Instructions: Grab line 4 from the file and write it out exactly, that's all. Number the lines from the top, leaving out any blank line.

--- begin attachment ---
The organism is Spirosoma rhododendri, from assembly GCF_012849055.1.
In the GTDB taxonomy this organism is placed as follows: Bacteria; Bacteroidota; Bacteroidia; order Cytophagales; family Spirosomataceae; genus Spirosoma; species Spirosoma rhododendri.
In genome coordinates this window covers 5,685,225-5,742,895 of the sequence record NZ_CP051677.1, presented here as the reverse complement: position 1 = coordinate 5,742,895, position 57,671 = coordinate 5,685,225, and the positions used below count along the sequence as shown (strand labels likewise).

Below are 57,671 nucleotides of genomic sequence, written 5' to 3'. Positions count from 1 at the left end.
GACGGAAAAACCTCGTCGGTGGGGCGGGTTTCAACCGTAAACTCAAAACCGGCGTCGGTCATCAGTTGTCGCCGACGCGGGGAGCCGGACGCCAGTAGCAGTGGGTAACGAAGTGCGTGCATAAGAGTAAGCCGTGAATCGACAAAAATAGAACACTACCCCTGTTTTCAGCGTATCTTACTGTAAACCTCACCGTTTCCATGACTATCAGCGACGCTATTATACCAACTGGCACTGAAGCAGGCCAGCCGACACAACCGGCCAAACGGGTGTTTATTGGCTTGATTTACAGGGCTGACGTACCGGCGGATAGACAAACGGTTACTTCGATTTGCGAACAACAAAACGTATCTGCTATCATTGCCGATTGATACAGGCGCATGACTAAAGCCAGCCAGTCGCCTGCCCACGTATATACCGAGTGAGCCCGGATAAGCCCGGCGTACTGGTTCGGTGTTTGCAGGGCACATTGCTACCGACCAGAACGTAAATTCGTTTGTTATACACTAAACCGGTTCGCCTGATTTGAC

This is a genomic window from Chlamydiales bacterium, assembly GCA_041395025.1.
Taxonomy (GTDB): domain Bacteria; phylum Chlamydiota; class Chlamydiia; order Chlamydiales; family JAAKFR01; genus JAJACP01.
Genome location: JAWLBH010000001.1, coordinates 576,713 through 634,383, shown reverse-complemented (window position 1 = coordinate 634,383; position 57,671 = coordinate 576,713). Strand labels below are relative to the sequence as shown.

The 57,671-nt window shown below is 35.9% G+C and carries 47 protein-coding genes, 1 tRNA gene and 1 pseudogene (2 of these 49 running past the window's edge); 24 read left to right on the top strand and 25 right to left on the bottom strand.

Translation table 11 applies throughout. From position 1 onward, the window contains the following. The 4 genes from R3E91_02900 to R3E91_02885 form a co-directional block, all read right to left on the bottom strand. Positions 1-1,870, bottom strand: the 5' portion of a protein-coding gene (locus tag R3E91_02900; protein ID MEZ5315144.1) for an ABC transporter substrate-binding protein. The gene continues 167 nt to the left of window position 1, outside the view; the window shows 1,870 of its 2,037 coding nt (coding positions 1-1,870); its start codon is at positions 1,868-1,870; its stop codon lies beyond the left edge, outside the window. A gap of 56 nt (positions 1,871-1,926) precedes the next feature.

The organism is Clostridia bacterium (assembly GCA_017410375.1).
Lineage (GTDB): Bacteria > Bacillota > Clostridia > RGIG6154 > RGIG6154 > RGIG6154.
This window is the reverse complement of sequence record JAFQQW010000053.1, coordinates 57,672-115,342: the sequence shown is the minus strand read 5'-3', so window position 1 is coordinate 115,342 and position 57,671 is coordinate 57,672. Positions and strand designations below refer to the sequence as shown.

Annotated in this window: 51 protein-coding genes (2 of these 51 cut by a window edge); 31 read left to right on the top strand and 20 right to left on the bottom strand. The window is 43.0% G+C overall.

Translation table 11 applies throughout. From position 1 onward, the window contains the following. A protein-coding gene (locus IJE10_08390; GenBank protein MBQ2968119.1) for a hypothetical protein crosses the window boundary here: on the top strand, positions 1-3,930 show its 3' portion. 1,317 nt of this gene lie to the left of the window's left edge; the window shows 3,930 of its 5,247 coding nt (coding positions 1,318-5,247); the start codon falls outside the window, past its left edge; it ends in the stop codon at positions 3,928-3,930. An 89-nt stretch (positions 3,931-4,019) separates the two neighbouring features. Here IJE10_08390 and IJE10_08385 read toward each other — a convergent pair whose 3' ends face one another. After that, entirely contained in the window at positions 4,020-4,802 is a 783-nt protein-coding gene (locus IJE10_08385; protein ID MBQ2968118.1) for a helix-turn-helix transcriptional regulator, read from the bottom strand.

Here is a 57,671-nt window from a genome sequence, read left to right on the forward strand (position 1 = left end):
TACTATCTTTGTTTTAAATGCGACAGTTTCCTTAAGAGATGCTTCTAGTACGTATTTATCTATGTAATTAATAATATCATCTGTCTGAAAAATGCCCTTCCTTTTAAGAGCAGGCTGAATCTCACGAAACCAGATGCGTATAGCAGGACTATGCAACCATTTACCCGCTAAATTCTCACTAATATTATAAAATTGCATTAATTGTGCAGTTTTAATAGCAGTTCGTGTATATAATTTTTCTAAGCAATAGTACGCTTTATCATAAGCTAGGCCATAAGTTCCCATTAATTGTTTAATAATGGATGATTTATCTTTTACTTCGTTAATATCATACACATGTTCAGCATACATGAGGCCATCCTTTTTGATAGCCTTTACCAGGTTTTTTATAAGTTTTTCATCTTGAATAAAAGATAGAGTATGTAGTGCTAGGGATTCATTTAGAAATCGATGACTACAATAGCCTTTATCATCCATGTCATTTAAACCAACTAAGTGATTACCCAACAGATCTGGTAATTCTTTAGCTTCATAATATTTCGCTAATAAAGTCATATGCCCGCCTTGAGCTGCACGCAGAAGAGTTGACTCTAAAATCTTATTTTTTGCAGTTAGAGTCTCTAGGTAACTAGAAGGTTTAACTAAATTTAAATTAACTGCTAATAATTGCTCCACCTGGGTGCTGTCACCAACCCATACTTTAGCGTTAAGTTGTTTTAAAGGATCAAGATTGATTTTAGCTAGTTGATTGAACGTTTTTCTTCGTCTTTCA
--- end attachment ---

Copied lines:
Below are 57,671 nucleotides of genomic sequence, written 5' to 3'. Positions count from 1 at the left end.